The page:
Rover Pipeline donates $270K to local first responders
MARSHALL COUNTY, W. Va. —
Construction continues in the Ohio Valley for the 713 mile-long Rover Pipeline, a natural-gas pipeline that crosses northern Ohio on its route from Canada to West Virginia and Pennsylvania.
Right now, construction can be seen happening across the Ohio Valley. A section of the Rover Pipeline will be built in Marshall County just off Route 2 in McMechen.
First responders are benefiting from its construction. Rover representatives say this pipeline will benefit the U.S. even more.
"Right now, the gas we are collecting didn't have a way to get to market and so we are happy to provide that connection,” said Energy Transfer Communications Specialist Alexis Daniel.
Pipeline representatives presented checks to areas in Tyler, Wetzel, Marshall and Hancock Counties for $10,000 each - a donation for first responders.
"We like to work with them on an ongoing basis, and we have met with them before construction started and we are meeting now again before we are operational,” Daniel said. “Making sure safety is their first goal and we are working together to try and achieve those goals and make sure everyone is on the same page.”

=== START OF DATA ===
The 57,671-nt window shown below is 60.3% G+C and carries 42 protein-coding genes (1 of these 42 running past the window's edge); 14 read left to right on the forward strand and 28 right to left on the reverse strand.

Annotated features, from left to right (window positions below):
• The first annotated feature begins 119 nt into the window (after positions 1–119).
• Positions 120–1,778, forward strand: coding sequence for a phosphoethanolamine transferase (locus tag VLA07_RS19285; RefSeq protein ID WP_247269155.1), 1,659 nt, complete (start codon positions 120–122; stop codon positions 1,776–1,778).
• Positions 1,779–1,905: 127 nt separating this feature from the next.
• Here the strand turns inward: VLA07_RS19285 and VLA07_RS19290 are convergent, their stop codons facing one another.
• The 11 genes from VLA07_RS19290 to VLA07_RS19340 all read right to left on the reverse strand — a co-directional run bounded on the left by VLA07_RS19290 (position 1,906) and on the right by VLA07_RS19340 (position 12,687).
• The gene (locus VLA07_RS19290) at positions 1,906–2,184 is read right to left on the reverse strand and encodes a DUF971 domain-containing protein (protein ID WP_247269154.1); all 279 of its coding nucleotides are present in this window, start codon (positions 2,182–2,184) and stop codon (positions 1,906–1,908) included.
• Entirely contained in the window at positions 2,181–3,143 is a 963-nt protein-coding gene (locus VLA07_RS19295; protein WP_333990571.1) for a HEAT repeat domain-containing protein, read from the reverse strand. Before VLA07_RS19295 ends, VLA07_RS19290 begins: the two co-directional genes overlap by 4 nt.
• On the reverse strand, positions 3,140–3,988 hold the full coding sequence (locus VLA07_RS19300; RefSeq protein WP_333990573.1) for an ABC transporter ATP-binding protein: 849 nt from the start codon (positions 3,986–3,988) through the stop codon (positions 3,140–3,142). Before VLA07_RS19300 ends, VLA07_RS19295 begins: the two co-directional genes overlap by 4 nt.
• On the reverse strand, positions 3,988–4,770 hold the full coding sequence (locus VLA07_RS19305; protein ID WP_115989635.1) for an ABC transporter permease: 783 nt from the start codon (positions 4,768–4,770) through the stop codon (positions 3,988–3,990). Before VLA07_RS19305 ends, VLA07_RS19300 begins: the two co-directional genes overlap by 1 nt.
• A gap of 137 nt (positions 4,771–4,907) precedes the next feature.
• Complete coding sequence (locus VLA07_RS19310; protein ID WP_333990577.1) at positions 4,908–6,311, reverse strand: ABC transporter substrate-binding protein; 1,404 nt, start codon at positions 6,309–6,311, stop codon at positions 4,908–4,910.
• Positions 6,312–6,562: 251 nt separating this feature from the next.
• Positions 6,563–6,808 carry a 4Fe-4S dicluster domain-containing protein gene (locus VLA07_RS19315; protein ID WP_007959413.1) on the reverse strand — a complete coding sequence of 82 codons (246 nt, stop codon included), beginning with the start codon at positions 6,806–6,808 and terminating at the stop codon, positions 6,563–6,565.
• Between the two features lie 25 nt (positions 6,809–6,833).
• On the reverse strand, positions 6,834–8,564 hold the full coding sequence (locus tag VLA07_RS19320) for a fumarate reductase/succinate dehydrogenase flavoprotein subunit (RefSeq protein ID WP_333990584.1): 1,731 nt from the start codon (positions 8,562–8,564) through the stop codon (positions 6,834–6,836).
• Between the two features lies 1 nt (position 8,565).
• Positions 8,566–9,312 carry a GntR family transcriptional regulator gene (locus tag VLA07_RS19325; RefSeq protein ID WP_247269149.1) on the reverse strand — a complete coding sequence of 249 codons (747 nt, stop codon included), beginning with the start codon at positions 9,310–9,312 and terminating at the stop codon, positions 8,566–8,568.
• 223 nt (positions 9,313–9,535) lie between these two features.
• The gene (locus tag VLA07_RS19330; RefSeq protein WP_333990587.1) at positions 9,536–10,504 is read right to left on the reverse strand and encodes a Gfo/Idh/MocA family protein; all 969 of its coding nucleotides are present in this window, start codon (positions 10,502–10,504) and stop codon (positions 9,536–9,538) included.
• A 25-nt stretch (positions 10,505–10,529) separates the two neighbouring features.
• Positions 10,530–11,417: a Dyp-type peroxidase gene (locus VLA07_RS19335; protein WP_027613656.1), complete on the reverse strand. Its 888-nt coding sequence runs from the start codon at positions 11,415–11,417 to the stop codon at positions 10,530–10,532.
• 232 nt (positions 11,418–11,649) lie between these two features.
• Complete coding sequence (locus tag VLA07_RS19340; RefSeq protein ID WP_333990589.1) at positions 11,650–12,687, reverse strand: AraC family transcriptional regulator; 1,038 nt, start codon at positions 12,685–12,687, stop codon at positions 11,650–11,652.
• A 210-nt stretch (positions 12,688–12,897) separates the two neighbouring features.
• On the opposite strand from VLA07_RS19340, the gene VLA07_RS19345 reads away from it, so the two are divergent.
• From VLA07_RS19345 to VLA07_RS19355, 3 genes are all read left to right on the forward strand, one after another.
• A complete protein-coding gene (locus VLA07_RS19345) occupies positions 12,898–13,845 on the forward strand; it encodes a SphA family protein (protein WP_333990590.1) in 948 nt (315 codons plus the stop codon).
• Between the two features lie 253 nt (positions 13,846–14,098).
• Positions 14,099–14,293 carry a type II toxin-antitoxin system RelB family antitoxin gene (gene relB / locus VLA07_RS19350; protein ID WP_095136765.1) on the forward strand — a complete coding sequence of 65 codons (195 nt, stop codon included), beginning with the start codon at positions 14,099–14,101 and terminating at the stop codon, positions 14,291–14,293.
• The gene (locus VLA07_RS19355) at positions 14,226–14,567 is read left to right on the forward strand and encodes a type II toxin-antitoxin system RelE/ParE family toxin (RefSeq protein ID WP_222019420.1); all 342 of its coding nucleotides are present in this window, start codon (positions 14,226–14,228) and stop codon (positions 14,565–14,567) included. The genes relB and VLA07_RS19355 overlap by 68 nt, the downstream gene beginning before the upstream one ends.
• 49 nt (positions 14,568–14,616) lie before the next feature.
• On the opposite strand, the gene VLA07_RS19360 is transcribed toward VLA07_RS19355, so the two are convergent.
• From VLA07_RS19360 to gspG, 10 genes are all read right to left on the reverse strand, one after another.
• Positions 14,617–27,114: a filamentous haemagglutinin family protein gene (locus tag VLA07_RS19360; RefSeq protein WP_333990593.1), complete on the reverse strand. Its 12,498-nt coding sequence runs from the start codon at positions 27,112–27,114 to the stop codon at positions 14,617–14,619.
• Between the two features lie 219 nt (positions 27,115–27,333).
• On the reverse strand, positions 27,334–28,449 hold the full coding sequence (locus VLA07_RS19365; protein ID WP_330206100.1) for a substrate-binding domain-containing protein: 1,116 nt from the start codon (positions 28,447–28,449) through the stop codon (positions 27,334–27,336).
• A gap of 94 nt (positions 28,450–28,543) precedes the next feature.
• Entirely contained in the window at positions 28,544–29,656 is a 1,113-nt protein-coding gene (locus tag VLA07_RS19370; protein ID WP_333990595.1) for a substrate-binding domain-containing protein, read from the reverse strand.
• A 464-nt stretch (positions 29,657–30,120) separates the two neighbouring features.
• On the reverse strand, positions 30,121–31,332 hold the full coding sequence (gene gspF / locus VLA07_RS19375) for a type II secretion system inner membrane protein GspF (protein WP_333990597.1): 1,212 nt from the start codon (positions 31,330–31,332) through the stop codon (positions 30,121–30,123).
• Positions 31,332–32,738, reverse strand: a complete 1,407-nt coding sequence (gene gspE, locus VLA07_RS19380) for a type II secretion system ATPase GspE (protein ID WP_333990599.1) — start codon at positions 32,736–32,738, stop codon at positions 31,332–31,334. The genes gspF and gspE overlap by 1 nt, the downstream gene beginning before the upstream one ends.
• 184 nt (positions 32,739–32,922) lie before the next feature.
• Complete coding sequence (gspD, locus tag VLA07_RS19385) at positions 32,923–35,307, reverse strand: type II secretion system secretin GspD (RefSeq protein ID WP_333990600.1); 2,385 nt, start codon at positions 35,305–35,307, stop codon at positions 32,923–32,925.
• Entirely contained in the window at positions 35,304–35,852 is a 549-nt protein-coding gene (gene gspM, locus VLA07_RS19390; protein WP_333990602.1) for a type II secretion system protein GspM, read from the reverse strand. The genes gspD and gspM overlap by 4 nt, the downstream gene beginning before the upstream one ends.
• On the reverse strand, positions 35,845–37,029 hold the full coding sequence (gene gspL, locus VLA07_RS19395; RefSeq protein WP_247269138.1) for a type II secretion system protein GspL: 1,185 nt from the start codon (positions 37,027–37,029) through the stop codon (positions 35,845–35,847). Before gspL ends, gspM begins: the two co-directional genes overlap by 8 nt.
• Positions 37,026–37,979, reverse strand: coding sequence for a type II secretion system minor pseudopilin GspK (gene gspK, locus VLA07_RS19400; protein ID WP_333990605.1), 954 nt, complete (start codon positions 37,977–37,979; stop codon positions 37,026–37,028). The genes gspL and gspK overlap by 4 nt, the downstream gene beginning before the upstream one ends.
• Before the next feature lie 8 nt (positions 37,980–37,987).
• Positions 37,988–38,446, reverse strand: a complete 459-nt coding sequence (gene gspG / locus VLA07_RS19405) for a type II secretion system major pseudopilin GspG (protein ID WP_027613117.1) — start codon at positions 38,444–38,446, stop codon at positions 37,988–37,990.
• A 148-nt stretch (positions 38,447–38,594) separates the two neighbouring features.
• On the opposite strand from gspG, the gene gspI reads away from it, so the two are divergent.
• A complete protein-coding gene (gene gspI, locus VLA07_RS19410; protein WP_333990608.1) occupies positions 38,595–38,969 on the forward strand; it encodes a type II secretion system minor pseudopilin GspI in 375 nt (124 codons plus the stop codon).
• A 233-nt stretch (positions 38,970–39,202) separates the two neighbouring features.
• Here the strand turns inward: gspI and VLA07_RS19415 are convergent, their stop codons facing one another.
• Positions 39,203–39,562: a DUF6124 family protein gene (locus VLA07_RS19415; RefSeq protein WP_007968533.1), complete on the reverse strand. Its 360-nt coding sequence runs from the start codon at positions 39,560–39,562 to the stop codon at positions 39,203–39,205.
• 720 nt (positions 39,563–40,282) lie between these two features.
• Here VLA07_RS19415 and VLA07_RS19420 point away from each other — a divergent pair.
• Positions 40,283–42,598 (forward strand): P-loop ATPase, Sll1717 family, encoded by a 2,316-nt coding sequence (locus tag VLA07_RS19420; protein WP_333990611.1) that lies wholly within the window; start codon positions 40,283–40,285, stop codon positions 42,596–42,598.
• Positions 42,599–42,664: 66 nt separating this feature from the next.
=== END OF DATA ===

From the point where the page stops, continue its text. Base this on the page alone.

The pipeline will handle Marcellus and Utica shale production and reach areas across the U.S. and Canada.
Rover Pipeline donated $270,000 to first responders in 27 areas, but they say it's just the start of a good relationship they hope to build in the communities where the pipeline is located.
"We are donating this money as part of our commitment to be good neighbors along the route," Daniel said.
Marshal County Emergency Management Agency Director Tom Hart said they will allocate their donation based on their needs.
"We have a couple ideas how we may use the donation, but we will sit down and go through what the needs are and do an assessment on what we can use the funds for,” Hart said.